The sign on a bank in Western Oklahoma flashed “Wheat - $8.39” last weekend – a price not seen too often in or around the town of Watonga. And as spring-like temperatures in the 70s started bringing dormant wheat to life following a foot of snow only a week earlier, many growers were at a crossroads.

They pondered whether to move stocker cattle off wheat in early March to promote maximum grain development, or graze them out and cash in on high cattle prices. Grazing those steers to 750 lbs. would likely garner over $1,000 at the sale, based off their anticipated $130/cwt. price. And some good wheat yields could still be achieved. But pulling cattle off and pushing for those premium yields and powerful prices could help growers make up for those harvesttime 2010 sales at near $4/bu. before the market surged to $7 and beyond.

It’s a decision many growers make every year, but rarely are prices for wheat, other grains, cattle, hogs, cotton and just about every other commodity so high all at the same time. Wheat prices have remained strong after no changes were made earlier this month in the overall U.S. wheat supply-demand balance sheet for marketing year (MY) 2011-2012. That was despite some offsetting export and stocks changes were made in the supply-demand balance sheets for U.S. wheat classes, say economists at Kansas State University. 

Ending stocks and ending stocks-to-use of U.S. wheat for MY 2010-2011 were projected to be 818 million bushels. The U.S. stocks-to-use projection is markedly higher than the 60-year-low in MY 2007-2008 of 13%. Projected U.S. hard red winter wheat and white wheat exports for MY 2010/2011 were raised 10 million bushels, while hard red spring wheat exports were reduced 20 million.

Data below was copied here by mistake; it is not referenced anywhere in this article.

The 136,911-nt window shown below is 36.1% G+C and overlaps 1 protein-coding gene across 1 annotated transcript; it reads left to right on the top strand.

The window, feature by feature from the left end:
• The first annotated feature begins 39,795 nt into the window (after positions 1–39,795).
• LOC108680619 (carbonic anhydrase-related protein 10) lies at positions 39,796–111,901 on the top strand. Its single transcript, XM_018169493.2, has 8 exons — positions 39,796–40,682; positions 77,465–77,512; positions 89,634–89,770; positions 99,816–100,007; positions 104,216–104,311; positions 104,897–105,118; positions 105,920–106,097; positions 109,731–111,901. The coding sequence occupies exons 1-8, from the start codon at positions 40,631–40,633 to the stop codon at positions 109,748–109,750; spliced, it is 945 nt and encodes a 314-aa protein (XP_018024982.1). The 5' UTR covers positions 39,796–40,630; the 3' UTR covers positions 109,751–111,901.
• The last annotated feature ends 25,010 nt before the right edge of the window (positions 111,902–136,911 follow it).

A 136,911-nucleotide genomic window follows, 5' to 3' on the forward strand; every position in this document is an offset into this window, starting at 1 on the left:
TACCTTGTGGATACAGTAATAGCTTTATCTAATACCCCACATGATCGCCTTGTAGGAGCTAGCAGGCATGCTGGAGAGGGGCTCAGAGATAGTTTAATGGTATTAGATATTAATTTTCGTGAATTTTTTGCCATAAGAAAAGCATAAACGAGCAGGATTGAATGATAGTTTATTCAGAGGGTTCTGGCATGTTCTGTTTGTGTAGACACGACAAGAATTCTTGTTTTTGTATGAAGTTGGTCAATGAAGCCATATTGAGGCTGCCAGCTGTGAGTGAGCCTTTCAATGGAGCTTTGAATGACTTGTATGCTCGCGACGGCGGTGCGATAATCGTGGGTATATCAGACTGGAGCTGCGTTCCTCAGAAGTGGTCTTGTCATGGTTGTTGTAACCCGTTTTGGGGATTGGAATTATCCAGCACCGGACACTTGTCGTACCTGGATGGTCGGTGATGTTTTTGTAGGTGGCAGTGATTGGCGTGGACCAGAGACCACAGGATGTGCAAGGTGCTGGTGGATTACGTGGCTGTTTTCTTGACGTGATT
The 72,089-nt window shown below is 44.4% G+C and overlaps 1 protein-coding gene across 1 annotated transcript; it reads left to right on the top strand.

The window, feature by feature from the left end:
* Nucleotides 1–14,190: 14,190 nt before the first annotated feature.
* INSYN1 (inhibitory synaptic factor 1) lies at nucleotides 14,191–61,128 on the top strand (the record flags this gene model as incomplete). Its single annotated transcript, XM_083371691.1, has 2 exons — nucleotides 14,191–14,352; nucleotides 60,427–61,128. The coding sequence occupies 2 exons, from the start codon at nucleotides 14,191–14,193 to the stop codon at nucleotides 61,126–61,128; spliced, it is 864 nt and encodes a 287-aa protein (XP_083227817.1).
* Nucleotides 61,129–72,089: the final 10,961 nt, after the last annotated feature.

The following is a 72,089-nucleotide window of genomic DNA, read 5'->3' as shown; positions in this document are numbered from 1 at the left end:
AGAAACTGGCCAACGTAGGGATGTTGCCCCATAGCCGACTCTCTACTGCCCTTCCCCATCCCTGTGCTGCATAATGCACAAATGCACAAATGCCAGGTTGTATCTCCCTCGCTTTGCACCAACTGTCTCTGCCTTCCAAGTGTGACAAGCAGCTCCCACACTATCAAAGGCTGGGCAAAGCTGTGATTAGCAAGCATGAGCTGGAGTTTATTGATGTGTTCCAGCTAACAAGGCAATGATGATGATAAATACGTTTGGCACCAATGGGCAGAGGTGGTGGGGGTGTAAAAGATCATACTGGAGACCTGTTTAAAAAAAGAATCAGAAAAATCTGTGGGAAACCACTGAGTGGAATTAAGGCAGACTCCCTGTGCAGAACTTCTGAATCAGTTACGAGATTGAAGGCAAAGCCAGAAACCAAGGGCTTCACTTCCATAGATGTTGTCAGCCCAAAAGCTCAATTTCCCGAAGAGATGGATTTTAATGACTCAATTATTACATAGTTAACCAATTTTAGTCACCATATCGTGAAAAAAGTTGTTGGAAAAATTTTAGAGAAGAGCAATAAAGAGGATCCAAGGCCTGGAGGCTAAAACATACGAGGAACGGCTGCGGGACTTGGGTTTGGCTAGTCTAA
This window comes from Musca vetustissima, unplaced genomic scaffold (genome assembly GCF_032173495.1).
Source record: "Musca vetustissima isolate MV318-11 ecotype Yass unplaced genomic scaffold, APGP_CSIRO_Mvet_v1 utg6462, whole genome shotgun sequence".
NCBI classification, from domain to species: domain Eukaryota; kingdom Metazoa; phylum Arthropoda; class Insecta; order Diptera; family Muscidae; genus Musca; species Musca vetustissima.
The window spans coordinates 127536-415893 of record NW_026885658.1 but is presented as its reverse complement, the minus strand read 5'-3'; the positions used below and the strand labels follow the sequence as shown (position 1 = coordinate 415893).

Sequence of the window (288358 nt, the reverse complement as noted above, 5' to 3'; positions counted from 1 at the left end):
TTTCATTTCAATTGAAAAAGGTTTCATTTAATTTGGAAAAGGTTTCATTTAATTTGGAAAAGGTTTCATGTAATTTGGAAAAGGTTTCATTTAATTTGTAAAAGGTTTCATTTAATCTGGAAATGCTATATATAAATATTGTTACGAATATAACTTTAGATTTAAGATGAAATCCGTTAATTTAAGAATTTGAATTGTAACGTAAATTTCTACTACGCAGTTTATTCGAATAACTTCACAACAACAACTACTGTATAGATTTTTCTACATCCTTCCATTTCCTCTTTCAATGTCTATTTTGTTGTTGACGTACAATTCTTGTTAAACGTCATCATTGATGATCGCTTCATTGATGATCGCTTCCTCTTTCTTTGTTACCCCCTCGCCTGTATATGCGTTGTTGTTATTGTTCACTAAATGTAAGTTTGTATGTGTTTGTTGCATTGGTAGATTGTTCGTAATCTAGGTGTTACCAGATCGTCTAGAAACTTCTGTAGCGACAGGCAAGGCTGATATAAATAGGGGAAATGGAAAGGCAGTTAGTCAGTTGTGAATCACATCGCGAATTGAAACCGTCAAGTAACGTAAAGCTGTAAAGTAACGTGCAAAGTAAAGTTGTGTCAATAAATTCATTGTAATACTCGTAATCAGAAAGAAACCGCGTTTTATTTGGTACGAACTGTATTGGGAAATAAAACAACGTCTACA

USDA projects wheat cash prices in the U.S. to be in the $5.60-5.80 range for MY 2010-2011, up 10¢ on the lower end. So that $8.39 on the Watonga, OK, bank sign reads pretty well. Other than deciding when to pull stockers off wheat pasture, growers must also decide when to make preharvest sales.

Melvin Brees, economist at the University of Missouri Food and Agriculture Policy Research Institute (FAPRI), regularly advises growers to monitor their profit potential for making sales when grain prices are strong. He points out that like with wheat, new-crop cash bids at most Missouri (and Midwestern) locations are also well above these early 2011-2012 average price projections for corn and soybeans.

“This suggests that, although prices seem headed higher, there is downside price risk as well,” says Brees. “Many other factors could contribute to price risk. These include energy prices, dollar value, economic conditions, policy decisions, etc. along with foreign political unrest, livestock disease outbreaks and other disasters to name a few. This creates a complex environment for managing price risk.”

Darrel Good, University of Illinois agricultural economist points out that domestic wheat stocks at the end of the current marketing year (May 31, 2011) are expected to be relatively large, accounting for 33.6% of expected use during the current marketing.  In addition, winter wheat seedings were reported to be 3.7 million larger than seedings in the fall of 2009, he says. 

“Even though the hard red winter wheat crop is not in good condition, there is potential for an adequate crop in 2011 with more favorable spring weather,” says Good, in his farmdoc outlook this week.  “Furthermore, wheat is produced in large quantities in a number of countries so there is opportunity for foreign production to rebound from the depressed level of the past year. 

“Under more favorable spring weather conditions, for example, wheat seedings in Canada could rebound from the low level of 2010.  Russian wheat production was also depressed in 2010 due to severe drought conditions.”

So a lot can happen to impact wheat prices this spring and summer. In fact, they took a 50¢ or better dive this week, possibly due to the recent snowfall over dry fields. No matter what decision growers make on pulling cattle off wheat to maximize grain development, or take advantage of high cattle prices and high wheat prices even with reduced yield from grazed pasture, price volatility remains enormous.